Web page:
Mothering the organisation : a phenomenological exploration of women who off-ramped careers : influences, time use, skills, and the business practices that support or hinder women's professional re-engagement

Publication Type:
Thesis
Issue Date:
2017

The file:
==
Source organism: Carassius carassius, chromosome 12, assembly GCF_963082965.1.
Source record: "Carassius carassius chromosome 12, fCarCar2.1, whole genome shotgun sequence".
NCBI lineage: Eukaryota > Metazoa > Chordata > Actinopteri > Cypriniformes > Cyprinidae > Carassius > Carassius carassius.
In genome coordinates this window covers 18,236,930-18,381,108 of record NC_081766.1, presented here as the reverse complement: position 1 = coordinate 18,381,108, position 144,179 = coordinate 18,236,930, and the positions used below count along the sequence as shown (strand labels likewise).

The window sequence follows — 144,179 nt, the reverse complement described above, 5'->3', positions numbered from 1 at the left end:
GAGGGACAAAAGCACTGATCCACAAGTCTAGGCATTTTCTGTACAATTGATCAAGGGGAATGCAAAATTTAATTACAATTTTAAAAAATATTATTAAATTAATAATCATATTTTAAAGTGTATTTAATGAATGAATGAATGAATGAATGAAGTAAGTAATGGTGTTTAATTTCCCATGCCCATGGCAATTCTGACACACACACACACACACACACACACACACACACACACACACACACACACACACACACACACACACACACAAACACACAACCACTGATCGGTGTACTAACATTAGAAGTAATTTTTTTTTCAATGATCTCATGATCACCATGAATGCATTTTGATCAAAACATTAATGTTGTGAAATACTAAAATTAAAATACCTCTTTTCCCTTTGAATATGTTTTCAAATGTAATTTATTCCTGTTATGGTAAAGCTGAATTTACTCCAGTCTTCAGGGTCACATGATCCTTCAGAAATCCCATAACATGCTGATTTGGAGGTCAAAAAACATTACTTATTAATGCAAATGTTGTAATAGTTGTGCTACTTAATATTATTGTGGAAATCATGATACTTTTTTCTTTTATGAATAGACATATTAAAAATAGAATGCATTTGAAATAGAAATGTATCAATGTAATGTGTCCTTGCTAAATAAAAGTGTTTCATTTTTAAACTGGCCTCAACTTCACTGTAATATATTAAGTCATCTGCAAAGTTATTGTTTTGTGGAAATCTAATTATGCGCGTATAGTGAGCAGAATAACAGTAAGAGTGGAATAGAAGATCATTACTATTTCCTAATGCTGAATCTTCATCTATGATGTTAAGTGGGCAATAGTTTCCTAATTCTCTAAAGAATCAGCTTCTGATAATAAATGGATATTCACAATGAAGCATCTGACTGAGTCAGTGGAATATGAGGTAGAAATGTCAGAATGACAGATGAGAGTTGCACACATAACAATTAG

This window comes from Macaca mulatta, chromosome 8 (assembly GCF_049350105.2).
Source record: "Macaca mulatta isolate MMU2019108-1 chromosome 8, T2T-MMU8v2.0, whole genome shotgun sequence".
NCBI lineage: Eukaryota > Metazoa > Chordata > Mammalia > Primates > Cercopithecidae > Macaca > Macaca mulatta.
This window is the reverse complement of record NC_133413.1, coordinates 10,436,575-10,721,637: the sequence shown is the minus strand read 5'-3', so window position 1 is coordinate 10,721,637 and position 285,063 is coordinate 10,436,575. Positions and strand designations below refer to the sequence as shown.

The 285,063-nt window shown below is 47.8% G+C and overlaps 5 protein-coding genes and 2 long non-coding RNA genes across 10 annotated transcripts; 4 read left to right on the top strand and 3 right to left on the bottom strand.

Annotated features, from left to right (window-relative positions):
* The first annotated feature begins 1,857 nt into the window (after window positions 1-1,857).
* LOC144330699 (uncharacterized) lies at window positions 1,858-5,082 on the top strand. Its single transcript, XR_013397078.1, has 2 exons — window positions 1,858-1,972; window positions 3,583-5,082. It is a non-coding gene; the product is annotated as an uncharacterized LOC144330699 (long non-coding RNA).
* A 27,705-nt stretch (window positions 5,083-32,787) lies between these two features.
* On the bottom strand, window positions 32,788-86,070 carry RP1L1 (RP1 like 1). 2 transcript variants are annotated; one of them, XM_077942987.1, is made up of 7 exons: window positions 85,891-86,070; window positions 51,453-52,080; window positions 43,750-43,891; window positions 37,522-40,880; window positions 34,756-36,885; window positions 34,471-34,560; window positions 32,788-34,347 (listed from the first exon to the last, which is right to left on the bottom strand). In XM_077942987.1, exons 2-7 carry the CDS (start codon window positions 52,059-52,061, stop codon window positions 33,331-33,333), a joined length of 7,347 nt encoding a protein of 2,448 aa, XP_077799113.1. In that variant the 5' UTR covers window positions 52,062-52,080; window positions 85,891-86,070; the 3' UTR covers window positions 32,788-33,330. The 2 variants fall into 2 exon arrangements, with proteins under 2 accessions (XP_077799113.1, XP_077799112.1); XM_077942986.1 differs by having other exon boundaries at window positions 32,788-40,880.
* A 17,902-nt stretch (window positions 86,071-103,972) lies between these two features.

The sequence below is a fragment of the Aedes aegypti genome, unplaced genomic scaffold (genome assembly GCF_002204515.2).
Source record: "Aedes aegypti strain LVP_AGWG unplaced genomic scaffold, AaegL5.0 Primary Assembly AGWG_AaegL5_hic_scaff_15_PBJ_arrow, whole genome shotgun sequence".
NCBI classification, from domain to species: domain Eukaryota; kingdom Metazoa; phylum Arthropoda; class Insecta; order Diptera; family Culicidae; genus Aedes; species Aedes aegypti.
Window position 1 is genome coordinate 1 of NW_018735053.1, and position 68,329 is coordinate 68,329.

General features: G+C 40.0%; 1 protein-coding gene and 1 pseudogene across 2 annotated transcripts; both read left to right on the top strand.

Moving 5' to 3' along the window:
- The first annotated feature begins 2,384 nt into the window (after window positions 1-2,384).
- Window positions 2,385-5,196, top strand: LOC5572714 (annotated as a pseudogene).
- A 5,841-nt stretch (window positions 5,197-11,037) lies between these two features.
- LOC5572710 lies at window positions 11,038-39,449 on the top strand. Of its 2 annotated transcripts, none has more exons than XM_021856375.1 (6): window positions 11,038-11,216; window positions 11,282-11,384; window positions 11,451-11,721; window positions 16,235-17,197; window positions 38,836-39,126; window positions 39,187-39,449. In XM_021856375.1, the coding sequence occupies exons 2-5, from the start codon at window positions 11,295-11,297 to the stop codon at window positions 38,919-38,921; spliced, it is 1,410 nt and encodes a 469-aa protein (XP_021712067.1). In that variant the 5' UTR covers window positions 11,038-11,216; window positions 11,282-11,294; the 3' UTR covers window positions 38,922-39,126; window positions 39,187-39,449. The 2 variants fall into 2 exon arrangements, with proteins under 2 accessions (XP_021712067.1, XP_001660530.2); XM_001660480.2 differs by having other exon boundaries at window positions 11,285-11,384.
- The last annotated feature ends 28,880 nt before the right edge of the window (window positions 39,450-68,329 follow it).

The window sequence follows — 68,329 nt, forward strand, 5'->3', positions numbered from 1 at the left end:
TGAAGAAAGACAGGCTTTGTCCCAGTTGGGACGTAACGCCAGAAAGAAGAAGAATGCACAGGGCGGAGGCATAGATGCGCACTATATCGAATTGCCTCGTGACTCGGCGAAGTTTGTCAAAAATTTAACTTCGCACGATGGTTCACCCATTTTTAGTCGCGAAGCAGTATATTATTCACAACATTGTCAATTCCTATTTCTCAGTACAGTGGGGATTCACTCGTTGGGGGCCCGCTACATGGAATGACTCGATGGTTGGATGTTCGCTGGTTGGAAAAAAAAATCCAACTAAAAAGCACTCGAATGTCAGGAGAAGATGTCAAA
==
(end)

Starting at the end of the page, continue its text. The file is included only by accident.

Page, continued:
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This research challenges common images of the stay-at-home-mother as it explores the lived experiences of women who: a) off-ramped élite professional careers to become long term, stay-at-home-mothers (SAHMs), and b) have considered re-engagement with the professional workforce. I investigate firstly, the women’s reasons and experiences of being SAHMs; secondly, their expectations of organizational re-engagement; and thirdly, managerial views and organizational practices that hinder or support such re-engagement. The direction for this research emerged from a desire to address issues of inequality and marginalisation faced by professional women in organizations, as a penalty for becoming mothers. My research draws from sociology, philosophy, feminism, management and organization studies. Through the use of feminist, standpoint, phenomenological and narrative methodologies I create a space in which to give SAHMs voice, and consider issues of fit and misfit between their narratives and those of business managers. This research makes three significant contributions. It profiles a politically unrepresented, socially marginalised and organizationally ignored group of professional women. It identifies SAHMs as a significant cohort of plausible re-entrants into professional roles in Australia’s ageing workforce. It locates organisational receptivity to such re-engagement. The findings suggest that SAHMs are highly educated and experienced women; that their strengths and employability potential are not understood within organisations; and that there are no pathways for them to re-enter the professional workforce. The overall conclusion is stark: this cohort who off-ramped from élite careers is not deemed employable in professional roles. The thesis addresses a major gap in current literature, theory and discourse on professional women who mother, who off-ramp careers and who engage in care work activities long term. The research contributes to career, care work, skill, organisational practice and older workers literatures. The characteristics of SAHM-like women and their potential as an underutilised source of skilled talent should also be of interest to organisations, HR practitioners and ageing workforce strategists.
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